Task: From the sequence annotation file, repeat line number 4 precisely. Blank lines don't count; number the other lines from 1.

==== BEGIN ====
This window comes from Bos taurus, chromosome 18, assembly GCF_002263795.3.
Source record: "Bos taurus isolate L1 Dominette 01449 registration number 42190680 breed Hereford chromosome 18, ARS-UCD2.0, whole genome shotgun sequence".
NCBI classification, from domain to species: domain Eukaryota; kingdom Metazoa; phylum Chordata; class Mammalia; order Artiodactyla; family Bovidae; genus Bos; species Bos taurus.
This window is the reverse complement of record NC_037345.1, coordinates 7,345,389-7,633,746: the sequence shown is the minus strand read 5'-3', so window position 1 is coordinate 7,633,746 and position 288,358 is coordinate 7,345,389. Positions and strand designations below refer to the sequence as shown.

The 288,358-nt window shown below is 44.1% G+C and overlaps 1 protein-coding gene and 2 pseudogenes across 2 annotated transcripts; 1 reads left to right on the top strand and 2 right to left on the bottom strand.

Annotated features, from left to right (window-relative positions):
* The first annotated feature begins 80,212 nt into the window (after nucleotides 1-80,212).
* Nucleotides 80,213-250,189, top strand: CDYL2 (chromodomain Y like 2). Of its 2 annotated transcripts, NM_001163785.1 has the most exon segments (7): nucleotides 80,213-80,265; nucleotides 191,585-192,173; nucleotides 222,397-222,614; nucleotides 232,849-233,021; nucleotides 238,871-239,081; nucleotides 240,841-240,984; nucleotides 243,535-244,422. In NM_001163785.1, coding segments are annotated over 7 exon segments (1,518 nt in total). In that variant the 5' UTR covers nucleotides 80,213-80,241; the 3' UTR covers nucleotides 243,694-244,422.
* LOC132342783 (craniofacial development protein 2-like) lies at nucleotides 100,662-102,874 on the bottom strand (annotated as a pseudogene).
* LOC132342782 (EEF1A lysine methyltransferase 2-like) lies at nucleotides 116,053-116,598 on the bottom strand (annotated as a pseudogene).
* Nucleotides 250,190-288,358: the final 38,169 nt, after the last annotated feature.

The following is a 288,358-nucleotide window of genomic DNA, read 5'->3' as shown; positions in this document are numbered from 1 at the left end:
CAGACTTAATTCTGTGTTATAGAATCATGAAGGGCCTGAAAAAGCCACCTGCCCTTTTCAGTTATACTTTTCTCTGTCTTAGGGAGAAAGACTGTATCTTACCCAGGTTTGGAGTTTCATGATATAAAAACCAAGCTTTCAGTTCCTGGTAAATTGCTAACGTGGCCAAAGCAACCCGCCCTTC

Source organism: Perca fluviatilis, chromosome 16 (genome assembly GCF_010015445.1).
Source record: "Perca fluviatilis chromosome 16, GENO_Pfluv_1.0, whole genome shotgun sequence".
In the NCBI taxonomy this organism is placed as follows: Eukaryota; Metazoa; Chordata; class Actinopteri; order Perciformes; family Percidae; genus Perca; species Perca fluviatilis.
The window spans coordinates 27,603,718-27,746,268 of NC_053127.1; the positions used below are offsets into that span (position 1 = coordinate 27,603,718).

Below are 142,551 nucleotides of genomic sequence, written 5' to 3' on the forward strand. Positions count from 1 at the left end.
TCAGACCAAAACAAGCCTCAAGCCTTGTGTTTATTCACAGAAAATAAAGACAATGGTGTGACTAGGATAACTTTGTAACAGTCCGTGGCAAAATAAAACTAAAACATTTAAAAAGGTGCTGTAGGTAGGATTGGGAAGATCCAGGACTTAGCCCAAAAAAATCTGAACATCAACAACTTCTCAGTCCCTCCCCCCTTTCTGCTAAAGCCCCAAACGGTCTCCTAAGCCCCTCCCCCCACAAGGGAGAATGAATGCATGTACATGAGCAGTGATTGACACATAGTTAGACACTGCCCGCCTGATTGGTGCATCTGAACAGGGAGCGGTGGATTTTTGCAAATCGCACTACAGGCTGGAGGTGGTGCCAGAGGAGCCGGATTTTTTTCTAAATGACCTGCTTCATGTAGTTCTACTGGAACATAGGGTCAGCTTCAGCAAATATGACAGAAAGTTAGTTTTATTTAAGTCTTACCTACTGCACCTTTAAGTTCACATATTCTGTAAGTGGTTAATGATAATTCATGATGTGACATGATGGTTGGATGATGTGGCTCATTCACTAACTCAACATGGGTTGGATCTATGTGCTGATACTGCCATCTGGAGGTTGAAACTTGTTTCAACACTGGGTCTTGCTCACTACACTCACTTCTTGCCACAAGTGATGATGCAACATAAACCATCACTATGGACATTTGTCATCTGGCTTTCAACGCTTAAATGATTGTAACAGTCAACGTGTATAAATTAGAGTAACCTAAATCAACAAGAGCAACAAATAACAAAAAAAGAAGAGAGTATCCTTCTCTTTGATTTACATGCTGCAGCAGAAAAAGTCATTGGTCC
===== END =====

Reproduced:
This window is the reverse complement of record NC_037345.1, coordinates 7,345,389-7,633,746: the sequence shown is the minus strand read 5'-3', so window position 1 is coordinate 7,633,746 and position 288,358 is coordinate 7,345,389. Positions and strand designations below refer to the sequence as shown.